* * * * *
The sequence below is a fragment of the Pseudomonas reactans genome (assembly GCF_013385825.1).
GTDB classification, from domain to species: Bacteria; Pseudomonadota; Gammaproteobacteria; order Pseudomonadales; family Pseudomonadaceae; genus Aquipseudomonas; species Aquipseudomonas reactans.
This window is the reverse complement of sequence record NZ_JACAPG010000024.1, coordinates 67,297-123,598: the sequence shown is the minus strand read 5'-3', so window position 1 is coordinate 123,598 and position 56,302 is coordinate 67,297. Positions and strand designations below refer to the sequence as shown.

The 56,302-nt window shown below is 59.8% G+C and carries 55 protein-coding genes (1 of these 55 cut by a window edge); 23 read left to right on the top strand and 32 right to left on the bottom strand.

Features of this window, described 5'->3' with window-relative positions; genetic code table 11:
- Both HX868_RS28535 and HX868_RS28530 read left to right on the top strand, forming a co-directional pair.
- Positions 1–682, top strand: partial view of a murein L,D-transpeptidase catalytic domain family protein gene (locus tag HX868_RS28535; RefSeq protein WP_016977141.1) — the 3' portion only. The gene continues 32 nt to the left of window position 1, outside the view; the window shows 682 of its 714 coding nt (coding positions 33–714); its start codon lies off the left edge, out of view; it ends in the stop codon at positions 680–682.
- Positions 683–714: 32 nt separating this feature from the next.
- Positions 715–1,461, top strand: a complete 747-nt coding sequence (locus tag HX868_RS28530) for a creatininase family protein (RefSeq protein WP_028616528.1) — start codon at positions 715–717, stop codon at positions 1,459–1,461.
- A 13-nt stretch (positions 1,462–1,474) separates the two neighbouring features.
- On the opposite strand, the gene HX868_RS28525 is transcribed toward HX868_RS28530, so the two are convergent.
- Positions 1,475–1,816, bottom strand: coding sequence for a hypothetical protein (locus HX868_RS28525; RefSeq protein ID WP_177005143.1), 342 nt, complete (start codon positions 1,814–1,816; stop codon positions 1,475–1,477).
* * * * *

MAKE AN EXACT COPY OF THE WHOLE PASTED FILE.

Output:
The sequence below is a fragment of the Pseudomonas reactans genome (assembly GCF_013385825.1).
GTDB classification, from domain to species: Bacteria; Pseudomonadota; Gammaproteobacteria; order Pseudomonadales; family Pseudomonadaceae; genus Aquipseudomonas; species Aquipseudomonas reactans.
This window is the reverse complement of sequence record NZ_JACAPG010000024.1, coordinates 67,297-123,598: the sequence shown is the minus strand read 5'-3', so window position 1 is coordinate 123,598 and position 56,302 is coordinate 67,297. Positions and strand designations below refer to the sequence as shown.

The 56,302-nt window shown below is 59.8% G+C and carries 55 protein-coding genes (1 of these 55 cut by a window edge); 23 read left to right on the top strand and 32 right to left on the bottom strand.

Features of this window, described 5'->3' with window-relative positions; genetic code table 11:
- Both HX868_RS28535 and HX868_RS28530 read left to right on the top strand, forming a co-directional pair.
- Positions 1–682, top strand: partial view of a murein L,D-transpeptidase catalytic domain family protein gene (locus tag HX868_RS28535; RefSeq protein WP_016977141.1) — the 3' portion only. The gene continues 32 nt to the left of window position 1, outside the view; the window shows 682 of its 714 coding nt (coding positions 33–714); its start codon lies off the left edge, out of view; it ends in the stop codon at positions 680–682.
- Positions 683–714: 32 nt separating this feature from the next.
- Positions 715–1,461, top strand: a complete 747-nt coding sequence (locus tag HX868_RS28530) for a creatininase family protein (RefSeq protein WP_028616528.1) — start codon at positions 715–717, stop codon at positions 1,459–1,461.
- A 13-nt stretch (positions 1,462–1,474) separates the two neighbouring features.
- On the opposite strand, the gene HX868_RS28525 is transcribed toward HX868_RS28530, so the two are convergent.
- Positions 1,475–1,816, bottom strand: coding sequence for a hypothetical protein (locus HX868_RS28525; RefSeq protein ID WP_177005143.1), 342 nt, complete (start codon positions 1,814–1,816; stop codon positions 1,475–1,477).